Japan's New Missile Defense System Couldn't Intercept Chinese Missiles in Real Battle: Experts
(Source: People's Daily Online; issued Feb 07, 2017)
The U.S. and Japan successfully conducted a missile interception test off the Hawaiian Islands on Feb. 4. The USS John Paul Jones destroyed the target ballistic missile using its Standard Missile-3 (SM-3) Block IIA interceptor, reports stated. But an expert pointed out that Japan's new weapon is unable to threaten China.

Military observers believe the SM-3 Block IIA interceptor, together with the U.S.-backed Terminal High-Altitude Area Defense (THAAD) system, have created a wider defensive range against China, and will threaten the security of the Asia-Pacific region as a whole.

"China always believes that the anti-missile issue bears on global strategic stability and mutual trust among major powers, and therefore shall be approached with great care," Chinese Foreign Ministry spokesperson Lu Kang said at a press conference on Feb. 6. "We are firmly against the U.S. and the ROK deploying the THAAD anti-missile defense system in the ROK," Lu continued.

A Russian analyst said the U.S. global missile defense system ultimately targets the nuclear deterrent capability of China and Russia.

Yang Chengjun, a Chinese missile expert, said that once the upgrade and deployment of the SM-3 system is completed, it will encourage Japanese militarism and threaten the peace and stability of the Asia-Pacific region.

The U.S. and Japan also discussed ballistic missile defense during U.S. Defense Secretary James Mattis's visit to Japan, Japan's Kyodo News Agency reported. The SM-3 system will greatly enhance Japan's ballistic missile defense capability, Japan's Yomiuri Shimbun stated.

"But the SM-3 system couldn't intercept any Chinese missiles in real battle," Yang noted.

Shunzi Taoka, a Japanese military analyst, thinks that for Washington, a harmonious bilateral relationship with China is more important than one with Japan. Apart from counterbalancing China, the U.S. is attempting to develop a relationship of trust with China. While Japan is dreaming about encircling China with the help of U.S., the latter is giving China a warm hug, he described.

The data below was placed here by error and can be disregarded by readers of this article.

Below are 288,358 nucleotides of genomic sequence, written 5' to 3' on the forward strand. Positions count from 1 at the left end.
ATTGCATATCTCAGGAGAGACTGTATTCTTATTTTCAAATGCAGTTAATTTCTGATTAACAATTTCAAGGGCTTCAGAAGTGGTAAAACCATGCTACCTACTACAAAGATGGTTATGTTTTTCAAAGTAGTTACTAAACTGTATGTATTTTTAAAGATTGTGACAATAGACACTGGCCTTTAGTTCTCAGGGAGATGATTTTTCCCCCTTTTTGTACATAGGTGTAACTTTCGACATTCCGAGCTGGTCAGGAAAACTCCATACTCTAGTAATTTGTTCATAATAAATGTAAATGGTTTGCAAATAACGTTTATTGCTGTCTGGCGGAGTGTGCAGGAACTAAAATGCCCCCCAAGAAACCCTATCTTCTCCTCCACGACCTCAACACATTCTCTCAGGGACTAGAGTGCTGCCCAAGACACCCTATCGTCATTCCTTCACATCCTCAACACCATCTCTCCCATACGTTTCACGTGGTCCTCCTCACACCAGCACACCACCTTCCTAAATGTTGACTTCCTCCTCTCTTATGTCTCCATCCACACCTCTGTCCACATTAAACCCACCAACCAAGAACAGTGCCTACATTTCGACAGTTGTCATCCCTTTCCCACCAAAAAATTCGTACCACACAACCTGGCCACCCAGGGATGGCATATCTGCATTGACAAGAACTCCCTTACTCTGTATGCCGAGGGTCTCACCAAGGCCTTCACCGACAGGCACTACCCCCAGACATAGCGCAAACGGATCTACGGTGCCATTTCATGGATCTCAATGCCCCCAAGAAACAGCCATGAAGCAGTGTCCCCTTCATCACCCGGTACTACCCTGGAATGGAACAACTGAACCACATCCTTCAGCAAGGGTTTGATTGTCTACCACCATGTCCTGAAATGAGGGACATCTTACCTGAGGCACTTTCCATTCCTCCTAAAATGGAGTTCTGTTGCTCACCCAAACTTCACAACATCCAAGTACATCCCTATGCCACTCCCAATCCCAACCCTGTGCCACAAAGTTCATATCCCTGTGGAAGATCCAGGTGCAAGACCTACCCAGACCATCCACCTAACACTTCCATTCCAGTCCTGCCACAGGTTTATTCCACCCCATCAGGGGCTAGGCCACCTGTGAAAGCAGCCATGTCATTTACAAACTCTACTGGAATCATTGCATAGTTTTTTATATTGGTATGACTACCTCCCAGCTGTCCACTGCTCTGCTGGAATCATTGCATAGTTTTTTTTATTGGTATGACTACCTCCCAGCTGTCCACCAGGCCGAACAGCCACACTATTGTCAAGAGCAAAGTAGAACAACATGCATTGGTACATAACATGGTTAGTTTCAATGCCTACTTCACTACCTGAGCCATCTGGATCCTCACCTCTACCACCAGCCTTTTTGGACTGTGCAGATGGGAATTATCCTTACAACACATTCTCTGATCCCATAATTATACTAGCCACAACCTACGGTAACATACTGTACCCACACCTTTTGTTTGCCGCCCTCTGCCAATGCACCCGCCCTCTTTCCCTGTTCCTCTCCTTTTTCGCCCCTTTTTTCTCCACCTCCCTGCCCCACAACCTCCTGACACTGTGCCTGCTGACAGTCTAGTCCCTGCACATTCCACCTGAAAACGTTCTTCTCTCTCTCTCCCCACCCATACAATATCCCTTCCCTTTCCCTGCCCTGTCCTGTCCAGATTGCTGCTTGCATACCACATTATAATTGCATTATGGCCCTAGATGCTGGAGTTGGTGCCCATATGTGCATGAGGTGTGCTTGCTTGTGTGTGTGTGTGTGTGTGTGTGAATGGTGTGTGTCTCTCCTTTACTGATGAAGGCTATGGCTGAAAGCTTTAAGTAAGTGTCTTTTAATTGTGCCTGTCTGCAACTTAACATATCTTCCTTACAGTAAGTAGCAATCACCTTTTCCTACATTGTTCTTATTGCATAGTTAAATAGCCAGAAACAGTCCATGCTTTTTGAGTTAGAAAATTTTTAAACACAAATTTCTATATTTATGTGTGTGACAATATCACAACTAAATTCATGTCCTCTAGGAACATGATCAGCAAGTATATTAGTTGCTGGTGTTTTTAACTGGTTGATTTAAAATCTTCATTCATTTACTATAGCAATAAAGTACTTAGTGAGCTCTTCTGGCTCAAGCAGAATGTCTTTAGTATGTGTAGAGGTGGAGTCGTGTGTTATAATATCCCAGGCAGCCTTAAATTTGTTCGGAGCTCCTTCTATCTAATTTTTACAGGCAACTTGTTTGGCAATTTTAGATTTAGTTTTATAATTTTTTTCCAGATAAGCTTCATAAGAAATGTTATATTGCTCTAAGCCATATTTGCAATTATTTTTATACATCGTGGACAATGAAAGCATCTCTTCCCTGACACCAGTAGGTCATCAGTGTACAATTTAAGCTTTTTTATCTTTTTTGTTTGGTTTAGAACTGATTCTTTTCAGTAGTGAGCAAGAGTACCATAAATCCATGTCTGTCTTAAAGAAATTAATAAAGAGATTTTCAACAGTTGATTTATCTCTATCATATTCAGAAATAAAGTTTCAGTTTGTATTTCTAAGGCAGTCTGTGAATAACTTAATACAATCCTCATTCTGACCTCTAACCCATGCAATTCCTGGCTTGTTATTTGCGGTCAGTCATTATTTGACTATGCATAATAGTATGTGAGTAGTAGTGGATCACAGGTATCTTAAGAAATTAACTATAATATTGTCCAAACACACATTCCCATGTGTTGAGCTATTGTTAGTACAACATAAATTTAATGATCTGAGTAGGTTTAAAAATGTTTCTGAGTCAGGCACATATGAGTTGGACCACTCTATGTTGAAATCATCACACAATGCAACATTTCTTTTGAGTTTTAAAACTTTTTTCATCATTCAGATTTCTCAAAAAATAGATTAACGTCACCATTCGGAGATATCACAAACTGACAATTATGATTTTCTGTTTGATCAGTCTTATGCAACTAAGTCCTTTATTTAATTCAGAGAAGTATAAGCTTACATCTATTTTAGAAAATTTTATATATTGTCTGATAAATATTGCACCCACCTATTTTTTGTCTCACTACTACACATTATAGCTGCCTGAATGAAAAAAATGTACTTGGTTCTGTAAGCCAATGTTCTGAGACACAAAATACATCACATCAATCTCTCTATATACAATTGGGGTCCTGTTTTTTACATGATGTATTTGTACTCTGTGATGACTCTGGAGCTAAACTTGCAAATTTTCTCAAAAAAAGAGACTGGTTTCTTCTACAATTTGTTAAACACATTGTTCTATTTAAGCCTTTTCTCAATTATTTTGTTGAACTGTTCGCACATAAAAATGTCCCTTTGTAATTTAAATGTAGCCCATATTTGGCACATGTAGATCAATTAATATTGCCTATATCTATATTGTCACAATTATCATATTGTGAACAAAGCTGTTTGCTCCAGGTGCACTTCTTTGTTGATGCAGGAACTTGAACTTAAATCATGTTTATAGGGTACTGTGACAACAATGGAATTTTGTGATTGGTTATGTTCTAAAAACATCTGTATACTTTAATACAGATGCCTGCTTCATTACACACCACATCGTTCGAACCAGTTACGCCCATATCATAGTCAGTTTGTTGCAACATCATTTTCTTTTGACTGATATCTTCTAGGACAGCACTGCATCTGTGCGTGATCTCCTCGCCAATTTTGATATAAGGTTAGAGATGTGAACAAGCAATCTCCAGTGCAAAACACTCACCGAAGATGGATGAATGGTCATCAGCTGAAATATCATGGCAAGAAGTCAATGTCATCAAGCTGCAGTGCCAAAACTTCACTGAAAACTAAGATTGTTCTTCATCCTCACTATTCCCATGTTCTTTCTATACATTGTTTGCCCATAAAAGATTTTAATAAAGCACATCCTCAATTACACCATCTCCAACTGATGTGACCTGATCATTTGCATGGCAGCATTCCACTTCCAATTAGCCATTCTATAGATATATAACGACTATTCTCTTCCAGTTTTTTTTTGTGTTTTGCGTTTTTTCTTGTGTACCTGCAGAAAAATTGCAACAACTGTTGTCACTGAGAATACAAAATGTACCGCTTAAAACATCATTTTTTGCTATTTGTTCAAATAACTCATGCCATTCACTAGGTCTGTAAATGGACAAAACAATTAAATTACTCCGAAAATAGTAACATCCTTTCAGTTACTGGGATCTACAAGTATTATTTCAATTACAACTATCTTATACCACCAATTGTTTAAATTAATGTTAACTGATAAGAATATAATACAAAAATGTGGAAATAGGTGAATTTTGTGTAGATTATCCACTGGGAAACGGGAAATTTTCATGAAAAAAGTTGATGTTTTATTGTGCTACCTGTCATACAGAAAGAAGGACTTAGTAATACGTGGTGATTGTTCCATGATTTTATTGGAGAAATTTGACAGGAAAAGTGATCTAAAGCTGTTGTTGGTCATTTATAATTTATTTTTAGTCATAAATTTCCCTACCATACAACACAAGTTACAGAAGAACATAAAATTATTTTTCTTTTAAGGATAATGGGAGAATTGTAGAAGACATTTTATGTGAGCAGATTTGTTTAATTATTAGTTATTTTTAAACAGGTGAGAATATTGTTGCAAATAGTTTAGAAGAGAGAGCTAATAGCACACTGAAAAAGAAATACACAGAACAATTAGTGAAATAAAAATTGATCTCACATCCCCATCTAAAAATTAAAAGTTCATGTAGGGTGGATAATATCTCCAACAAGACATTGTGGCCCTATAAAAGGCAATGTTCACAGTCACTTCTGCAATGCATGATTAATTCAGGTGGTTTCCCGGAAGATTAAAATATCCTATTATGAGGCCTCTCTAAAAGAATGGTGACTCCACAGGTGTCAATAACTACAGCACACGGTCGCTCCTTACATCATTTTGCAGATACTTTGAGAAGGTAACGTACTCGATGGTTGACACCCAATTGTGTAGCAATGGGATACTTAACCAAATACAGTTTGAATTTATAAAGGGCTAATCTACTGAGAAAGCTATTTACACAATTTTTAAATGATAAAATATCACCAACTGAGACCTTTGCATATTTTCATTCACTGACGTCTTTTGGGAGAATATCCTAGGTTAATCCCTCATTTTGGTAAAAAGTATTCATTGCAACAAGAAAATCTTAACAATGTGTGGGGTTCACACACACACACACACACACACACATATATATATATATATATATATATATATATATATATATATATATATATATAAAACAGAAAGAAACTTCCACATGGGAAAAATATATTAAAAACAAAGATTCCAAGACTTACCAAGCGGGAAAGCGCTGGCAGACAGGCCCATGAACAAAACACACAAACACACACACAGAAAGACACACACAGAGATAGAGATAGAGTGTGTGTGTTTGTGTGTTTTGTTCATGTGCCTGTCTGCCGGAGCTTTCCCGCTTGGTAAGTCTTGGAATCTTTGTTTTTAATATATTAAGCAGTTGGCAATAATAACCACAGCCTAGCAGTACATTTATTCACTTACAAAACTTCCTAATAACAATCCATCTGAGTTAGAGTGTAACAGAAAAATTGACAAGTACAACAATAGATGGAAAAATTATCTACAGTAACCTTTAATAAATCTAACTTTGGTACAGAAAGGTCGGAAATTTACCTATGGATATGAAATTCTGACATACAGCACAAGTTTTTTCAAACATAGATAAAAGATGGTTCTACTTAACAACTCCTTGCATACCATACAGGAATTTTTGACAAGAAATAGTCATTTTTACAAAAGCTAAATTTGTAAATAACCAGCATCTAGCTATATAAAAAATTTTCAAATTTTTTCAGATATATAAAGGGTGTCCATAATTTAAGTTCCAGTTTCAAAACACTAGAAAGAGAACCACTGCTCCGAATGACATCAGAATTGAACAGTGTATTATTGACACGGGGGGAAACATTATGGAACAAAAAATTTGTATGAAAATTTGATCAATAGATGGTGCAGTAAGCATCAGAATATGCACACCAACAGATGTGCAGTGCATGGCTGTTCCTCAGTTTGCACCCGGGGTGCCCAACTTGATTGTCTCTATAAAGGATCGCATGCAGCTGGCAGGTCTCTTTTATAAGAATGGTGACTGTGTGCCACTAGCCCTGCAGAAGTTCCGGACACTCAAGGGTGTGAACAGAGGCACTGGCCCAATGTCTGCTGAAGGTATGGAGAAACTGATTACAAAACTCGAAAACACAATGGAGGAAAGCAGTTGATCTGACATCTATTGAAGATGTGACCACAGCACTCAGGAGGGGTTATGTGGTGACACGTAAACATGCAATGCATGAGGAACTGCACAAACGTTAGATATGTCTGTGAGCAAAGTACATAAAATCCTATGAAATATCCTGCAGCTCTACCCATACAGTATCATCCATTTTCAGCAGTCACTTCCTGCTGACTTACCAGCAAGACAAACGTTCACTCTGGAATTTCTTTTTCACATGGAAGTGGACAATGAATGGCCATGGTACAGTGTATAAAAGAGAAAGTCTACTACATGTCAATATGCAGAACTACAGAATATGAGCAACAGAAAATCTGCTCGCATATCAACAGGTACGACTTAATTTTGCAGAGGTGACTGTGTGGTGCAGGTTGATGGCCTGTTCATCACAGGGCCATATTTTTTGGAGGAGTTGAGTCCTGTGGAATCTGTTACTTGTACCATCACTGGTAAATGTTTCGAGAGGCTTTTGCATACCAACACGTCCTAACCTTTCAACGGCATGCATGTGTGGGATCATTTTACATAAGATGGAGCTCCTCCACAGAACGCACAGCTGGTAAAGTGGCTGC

"I cannot help but ask, who is on earth trapped inside the circle?" he wondered.

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U.S., Japan Intercept Ballistic Missile in Test
(Source: US Department of Defense; issued Feb 07, 2017)
FORT BELVOIR, Va. --- The U.S. Missile Defense Agency, working with Japan’s defense ministry and U.S. sailors aboard the Arleigh Burke-class guided missile destroyer USS John Paul Jones, successfully conducted a flight test Feb. 3 resulting in the first intercept of a ballistic missile target using the Standard Missile-3 Block IIA off the west coast of Hawaii, according to a Missile Defense Agency news release.

The SM-3 Block IIA is being developed cooperatively by the United States and Japan to defeat medium- and intermediate-range ballistic missiles. The SM-3 Block IIA interceptor operates as part of the Aegis Ballistic Missile Defense system and can be launched from Aegis-equipped ships or Aegis Ashore sites.

Target Interception

At approximately 10:30 p.m., Hawaii Standard Time, Feb. 3 -- 3:30 a.m. EDT, Feb. 4 -- a medium-range ballistic missile target was launched from the Pacific Missile Range Facility at Kauai, Hawaii. The crew of the John Paul Jones detected and tracked the target missile with its onboard radar using the Aegis Baseline 9.C2 weapon system. Upon acquiring and tracking the target, the ship launched an SM-3 Block IIA guided missile, which intercepted the target.

“[The] test demonstrates a critical milestone in the cooperative development of the SM-3 Block IIA missile,” said MDA Director Navy Vice Adm. Jim Syring. “The missile, developed jointly by a Japanese and U.S. government and industry team, is vitally important to both our nations and will ultimately improve our ability to defend against increasing ballistic missile threats around the world."